It’s not every day your first day at your new job earns you a mention in The Washington Post, and yet, that’s exactly what my first time at my new part-time job following my departure from Borders got me.
That’s, okay, not entirely true. I got my new part-time job and started it while I was still working my final week at Borders, and I worked both of them — plus my full time job — for a week. That was an exhausting week. And it wasn’t my first day that got me a mention in The Post, it was my first full day working one particular aspect of the new job. Anyway, here’s the article:
(Famous but not above the law: The theater lobby bar denied Hart a glass of chardonnay because the 67-year-old couldn’t produce an ID. Yes, really.)
There’s a 100% ID policy, and he didn’t have an ID. He was totally cool with it, but he did clasp my hand and implore that I see his true age in his eyes, and, yes, I realized that he was way over the legal drinking age, but the simple fact is, if I served him alcohol without seeing an ID, I would have been fired. He was totally gracious when I explained this to him, but his handler/wife/whoever clearly didn’t give a hoot if I got fired or not — she also did not have an ID and apparently could not for the life of her understand why I wouldn’t pour her a wine.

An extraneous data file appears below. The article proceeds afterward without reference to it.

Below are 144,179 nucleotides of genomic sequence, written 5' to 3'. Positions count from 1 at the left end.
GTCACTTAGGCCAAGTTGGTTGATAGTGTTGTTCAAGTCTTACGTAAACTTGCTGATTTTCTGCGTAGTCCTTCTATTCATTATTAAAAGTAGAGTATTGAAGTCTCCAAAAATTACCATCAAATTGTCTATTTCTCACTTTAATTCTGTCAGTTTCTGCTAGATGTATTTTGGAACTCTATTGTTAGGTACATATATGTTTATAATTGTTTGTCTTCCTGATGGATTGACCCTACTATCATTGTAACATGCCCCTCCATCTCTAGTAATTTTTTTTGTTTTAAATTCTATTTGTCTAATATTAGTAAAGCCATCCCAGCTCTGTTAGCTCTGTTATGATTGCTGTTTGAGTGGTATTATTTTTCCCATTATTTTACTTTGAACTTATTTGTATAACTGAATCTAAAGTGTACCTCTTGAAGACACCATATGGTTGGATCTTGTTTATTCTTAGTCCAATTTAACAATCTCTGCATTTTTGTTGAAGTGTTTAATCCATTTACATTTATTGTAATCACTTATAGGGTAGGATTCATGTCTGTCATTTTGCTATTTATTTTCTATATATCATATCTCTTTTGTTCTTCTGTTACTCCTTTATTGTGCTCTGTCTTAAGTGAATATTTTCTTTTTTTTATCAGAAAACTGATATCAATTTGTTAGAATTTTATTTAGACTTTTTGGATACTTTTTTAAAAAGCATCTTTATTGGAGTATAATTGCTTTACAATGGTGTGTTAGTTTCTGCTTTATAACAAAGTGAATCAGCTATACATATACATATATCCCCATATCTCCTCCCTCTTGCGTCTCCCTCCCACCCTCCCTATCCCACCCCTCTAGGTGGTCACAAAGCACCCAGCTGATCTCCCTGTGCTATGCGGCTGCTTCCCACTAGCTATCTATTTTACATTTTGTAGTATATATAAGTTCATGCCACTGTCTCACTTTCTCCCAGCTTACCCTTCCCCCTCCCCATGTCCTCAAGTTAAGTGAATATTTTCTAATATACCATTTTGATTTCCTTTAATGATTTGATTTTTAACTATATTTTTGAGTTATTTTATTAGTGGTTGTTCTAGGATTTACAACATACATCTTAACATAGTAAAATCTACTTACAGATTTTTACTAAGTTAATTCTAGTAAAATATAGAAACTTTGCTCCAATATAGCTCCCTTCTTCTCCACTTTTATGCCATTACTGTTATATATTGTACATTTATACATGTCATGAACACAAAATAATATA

There’s a lesson here, but I don’t think it’s about the arrogance of celebrities. I think it’s about the arrogance of celebrities’ wives. In any case, the managers comped him some drinks, I kept my job, and all was well.
Plus, now I have a really cool story to tell whenever anyone starts giving me shit for not selling a drink to ’em without seeing their ID.